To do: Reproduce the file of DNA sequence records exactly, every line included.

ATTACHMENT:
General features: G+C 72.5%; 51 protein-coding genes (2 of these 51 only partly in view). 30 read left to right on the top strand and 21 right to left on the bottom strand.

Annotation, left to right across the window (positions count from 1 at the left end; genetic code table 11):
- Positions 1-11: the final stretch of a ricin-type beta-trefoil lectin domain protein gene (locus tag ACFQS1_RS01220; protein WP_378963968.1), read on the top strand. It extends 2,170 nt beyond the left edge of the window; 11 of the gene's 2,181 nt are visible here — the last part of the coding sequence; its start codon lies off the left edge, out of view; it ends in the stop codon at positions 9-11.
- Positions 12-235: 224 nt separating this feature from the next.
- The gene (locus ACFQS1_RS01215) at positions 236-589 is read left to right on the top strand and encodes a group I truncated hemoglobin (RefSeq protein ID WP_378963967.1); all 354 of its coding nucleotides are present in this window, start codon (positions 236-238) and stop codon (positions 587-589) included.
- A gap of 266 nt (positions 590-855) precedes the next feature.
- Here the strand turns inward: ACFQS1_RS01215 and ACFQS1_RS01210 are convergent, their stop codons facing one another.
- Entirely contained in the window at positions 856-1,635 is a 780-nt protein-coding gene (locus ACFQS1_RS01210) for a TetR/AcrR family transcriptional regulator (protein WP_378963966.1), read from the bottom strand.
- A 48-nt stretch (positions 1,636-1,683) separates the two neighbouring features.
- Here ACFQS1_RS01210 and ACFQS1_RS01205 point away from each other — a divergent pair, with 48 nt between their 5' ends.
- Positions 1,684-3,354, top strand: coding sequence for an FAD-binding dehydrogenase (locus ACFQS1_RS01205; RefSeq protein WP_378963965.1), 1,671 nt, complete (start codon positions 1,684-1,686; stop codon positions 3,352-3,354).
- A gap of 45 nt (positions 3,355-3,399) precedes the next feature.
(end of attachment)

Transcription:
General features: G+C 72.5%; 51 protein-coding genes (2 of these 51 only partly in view). 30 read left to right on the top strand and 21 right to left on the bottom strand.

Annotation, left to right across the window (positions count from 1 at the left end; genetic code table 11):
- Positions 1-11: the final stretch of a ricin-type beta-trefoil lectin domain protein gene (locus tag ACFQS1_RS01220; protein WP_378963968.1), read on the top strand. It extends 2,170 nt beyond the left edge of the window; 11 of the gene's 2,181 nt are visible here — the last part of the coding sequence; its start codon lies off the left edge, out of view; it ends in the stop codon at positions 9-11.
- Positions 12-235: 224 nt separating this feature from the next.
- The gene (locus ACFQS1_RS01215) at positions 236-589 is read left to right on the top strand and encodes a group I truncated hemoglobin (RefSeq protein ID WP_378963967.1); all 354 of its coding nucleotides are present in this window, start codon (positions 236-238) and stop codon (positions 587-589) included.
- A gap of 266 nt (positions 590-855) precedes the next feature.
- Here the strand turns inward: ACFQS1_RS01215 and ACFQS1_RS01210 are convergent, their stop codons facing one another.
- Entirely contained in the window at positions 856-1,635 is a 780-nt protein-coding gene (locus ACFQS1_RS01210) for a TetR/AcrR family transcriptional regulator (protein WP_378963966.1), read from the bottom strand.
- A 48-nt stretch (positions 1,636-1,683) separates the two neighbouring features.
- Here ACFQS1_RS01210 and ACFQS1_RS01205 point away from each other — a divergent pair, with 48 nt between their 5' ends.
- Positions 1,684-3,354, top strand: coding sequence for an FAD-binding dehydrogenase (locus ACFQS1_RS01205; RefSeq protein WP_378963965.1), 1,671 nt, complete (start codon positions 1,684-1,686; stop codon positions 3,352-3,354).
- A gap of 45 nt (positions 3,355-3,399) precedes the next feature.